‘They are asking me to demolish my home to cover up their mistakes.
Brigid also said that she has tried to readjust the application to suit the local authority but they had failed to even respond to her most recent application last year
‘They council have said there were several complaints but in fact there were four and they have failed to mention there were dozens of letters of support.’
Brigid also said that she has tried to readjust the application to suit the local authority but they had failed to even respond to her most recent application last year.
She added: ‘I have begged the council for assistance but they have never replied to my requests.
‘They have never discussed any of this with me in plain English for the past seven years.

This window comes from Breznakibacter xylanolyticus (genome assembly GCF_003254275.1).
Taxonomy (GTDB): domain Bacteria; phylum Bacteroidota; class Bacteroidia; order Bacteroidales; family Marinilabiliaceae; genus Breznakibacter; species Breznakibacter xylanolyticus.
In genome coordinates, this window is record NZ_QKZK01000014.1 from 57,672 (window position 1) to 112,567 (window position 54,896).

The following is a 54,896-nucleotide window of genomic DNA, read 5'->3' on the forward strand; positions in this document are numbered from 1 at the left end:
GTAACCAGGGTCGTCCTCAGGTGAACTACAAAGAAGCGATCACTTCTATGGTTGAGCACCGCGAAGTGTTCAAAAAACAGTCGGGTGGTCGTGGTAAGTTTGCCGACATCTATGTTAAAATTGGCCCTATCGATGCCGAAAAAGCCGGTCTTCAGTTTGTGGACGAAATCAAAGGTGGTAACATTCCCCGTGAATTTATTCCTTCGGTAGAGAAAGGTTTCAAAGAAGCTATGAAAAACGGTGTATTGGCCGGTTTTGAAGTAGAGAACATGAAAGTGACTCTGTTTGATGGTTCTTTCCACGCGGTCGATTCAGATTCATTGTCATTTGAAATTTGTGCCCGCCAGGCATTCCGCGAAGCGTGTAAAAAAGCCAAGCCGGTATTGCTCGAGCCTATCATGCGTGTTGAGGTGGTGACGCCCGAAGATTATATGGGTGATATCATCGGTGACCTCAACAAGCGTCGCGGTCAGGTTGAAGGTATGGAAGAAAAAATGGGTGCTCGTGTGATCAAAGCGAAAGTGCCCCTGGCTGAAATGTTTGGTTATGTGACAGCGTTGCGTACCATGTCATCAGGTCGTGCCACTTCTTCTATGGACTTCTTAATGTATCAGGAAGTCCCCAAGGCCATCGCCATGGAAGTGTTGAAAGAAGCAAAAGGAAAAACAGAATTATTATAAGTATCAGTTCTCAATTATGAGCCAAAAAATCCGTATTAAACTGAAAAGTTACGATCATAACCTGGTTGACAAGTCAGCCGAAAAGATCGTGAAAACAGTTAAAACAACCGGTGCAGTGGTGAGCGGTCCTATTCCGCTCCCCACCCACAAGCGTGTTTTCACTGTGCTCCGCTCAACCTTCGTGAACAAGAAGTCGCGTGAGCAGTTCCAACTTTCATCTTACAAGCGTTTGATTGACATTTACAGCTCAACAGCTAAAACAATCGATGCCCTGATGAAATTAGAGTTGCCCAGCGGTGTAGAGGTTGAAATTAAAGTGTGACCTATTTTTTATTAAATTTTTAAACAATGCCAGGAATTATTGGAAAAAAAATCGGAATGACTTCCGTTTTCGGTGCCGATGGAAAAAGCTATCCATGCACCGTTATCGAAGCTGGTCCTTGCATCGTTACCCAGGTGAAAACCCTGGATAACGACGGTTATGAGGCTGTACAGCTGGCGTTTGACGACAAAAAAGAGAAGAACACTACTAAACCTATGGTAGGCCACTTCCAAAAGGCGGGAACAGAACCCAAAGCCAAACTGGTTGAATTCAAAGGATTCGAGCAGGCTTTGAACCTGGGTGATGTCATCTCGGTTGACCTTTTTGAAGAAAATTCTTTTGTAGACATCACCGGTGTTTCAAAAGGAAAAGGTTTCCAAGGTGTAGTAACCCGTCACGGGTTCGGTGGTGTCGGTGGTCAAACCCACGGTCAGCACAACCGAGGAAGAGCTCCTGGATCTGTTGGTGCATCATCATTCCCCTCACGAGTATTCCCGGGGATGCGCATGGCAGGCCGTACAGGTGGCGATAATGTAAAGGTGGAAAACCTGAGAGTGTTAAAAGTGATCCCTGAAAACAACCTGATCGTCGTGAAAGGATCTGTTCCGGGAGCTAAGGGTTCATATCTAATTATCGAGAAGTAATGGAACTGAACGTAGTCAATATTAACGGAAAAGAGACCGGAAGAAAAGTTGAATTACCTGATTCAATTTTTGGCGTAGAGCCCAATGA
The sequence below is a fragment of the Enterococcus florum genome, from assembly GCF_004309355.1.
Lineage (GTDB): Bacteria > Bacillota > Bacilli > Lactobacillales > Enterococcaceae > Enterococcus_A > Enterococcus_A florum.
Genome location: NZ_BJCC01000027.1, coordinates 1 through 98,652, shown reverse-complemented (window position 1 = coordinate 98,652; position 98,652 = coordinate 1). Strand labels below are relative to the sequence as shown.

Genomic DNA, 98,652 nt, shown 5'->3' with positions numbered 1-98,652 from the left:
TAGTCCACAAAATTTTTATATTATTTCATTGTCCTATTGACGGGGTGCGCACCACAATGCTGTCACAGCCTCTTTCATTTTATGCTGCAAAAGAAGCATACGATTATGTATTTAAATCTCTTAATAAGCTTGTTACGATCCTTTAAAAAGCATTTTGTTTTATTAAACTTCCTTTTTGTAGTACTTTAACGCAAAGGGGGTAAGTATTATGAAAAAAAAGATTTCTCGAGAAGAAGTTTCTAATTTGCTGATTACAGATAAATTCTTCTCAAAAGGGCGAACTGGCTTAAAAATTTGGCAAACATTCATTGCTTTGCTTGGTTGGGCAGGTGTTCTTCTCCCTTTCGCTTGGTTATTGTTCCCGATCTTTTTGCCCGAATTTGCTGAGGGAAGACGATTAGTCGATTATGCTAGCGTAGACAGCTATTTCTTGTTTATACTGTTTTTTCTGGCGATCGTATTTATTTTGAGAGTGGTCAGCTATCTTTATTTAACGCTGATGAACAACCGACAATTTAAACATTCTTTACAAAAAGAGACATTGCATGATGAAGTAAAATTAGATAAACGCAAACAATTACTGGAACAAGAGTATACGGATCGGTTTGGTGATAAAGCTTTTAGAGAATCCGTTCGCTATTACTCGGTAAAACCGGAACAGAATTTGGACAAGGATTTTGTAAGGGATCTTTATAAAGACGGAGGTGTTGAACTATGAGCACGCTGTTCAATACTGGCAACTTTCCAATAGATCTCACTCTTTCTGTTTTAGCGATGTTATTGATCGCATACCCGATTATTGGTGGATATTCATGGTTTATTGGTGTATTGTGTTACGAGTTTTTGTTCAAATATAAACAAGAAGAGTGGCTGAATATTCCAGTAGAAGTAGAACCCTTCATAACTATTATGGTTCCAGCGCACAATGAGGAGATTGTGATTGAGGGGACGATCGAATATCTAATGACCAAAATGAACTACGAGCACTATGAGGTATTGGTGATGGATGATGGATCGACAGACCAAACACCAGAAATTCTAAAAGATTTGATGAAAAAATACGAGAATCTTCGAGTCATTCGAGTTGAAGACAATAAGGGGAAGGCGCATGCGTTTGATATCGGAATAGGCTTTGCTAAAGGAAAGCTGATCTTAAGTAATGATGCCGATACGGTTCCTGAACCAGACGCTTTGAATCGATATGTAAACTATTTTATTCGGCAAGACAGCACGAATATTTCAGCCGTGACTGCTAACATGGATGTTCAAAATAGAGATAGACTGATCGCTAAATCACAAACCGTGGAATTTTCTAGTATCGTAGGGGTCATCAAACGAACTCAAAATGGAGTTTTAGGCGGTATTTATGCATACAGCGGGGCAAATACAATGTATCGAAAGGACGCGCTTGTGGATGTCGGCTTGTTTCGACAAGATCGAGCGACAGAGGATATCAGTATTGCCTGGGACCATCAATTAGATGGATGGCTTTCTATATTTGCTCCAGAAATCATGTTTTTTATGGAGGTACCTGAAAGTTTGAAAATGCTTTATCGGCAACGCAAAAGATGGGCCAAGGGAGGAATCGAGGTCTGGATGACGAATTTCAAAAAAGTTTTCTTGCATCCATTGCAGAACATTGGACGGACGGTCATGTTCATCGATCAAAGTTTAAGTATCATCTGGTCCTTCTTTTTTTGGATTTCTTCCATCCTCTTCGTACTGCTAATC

‘I don’t want to say how much I’ve spent on legal fees because I’m embarrassed but they run to six figures.
‘I think they must’ve spent more than £75,000 of taxpayers money fighting me and I have paid council tax since 2013.
‘I make no noise and have no objectors since 2013. The cabin is not overlooked by anyone in this very small hamlet.
‘I will be forced to sell the land but to sell the land with a toxic enforcement notice on it will only be good for agricultural land.
‘And then if you put cattle and sheep on it they will eat all the trees like walnuts and birches I’ve put in.
‘Having spent my life savings, having been and still being on a raft of medication, I am less than a year away from being made homeless.’
The house itself cost £59,000 to build while the landscaping to make the land level cost a further several thousand pounds.
A well, generator, an oil tank to run it and a septic tank also cost a further five thousand pounds.
She added: ‘I have owned this piece of land for 35 years and this is a really nice bungalow.